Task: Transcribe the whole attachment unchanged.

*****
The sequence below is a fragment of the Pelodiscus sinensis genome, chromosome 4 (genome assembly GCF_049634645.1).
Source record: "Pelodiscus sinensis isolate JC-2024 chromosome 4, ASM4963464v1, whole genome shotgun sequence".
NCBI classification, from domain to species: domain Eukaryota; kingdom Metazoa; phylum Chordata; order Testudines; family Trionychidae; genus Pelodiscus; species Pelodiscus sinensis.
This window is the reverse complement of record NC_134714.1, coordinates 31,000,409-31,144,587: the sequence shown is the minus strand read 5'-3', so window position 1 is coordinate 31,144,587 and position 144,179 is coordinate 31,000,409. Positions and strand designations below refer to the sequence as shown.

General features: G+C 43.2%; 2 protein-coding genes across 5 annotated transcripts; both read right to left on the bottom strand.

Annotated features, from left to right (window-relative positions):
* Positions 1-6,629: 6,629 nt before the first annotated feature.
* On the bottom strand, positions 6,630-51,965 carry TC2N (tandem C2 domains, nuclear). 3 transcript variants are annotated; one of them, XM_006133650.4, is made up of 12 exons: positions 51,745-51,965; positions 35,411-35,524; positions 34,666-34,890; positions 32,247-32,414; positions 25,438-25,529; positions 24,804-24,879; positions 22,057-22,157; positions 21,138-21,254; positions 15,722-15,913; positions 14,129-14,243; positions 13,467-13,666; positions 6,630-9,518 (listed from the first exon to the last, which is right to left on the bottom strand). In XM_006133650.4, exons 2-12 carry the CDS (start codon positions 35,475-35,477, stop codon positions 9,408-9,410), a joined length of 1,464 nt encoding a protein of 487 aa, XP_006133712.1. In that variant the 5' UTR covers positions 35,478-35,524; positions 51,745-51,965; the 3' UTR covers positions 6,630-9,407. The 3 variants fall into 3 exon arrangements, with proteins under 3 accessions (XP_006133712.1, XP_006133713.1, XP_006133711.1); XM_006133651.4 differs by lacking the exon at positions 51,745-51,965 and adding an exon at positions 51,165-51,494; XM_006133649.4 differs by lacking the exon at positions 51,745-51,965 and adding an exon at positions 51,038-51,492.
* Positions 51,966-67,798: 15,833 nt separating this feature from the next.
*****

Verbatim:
The sequence below is a fragment of the Pelodiscus sinensis genome, chromosome 4 (genome assembly GCF_049634645.1).
Source record: "Pelodiscus sinensis isolate JC-2024 chromosome 4, ASM4963464v1, whole genome shotgun sequence".
NCBI classification, from domain to species: domain Eukaryota; kingdom Metazoa; phylum Chordata; order Testudines; family Trionychidae; genus Pelodiscus; species Pelodiscus sinensis.
This window is the reverse complement of record NC_134714.1, coordinates 31,000,409-31,144,587: the sequence shown is the minus strand read 5'-3', so window position 1 is coordinate 31,144,587 and position 144,179 is coordinate 31,000,409. Positions and strand designations below refer to the sequence as shown.

General features: G+C 43.2%; 2 protein-coding genes across 5 annotated transcripts; both read right to left on the bottom strand.

Annotated features, from left to right (window-relative positions):
* Positions 1-6,629: 6,629 nt before the first annotated feature.
* On the bottom strand, positions 6,630-51,965 carry TC2N (tandem C2 domains, nuclear). 3 transcript variants are annotated; one of them, XM_006133650.4, is made up of 12 exons: positions 51,745-51,965; positions 35,411-35,524; positions 34,666-34,890; positions 32,247-32,414; positions 25,438-25,529; positions 24,804-24,879; positions 22,057-22,157; positions 21,138-21,254; positions 15,722-15,913; positions 14,129-14,243; positions 13,467-13,666; positions 6,630-9,518 (listed from the first exon to the last, which is right to left on the bottom strand). In XM_006133650.4, exons 2-12 carry the CDS (start codon positions 35,475-35,477, stop codon positions 9,408-9,410), a joined length of 1,464 nt encoding a protein of 487 aa, XP_006133712.1. In that variant the 5' UTR covers positions 35,478-35,524; positions 51,745-51,965; the 3' UTR covers positions 6,630-9,407. The 3 variants fall into 3 exon arrangements, with proteins under 3 accessions (XP_006133712.1, XP_006133713.1, XP_006133711.1); XM_006133651.4 differs by lacking the exon at positions 51,745-51,965 and adding an exon at positions 51,165-51,494; XM_006133649.4 differs by lacking the exon at positions 51,745-51,965 and adding an exon at positions 51,038-51,492.
* Positions 51,966-67,798: 15,833 nt separating this feature from the next.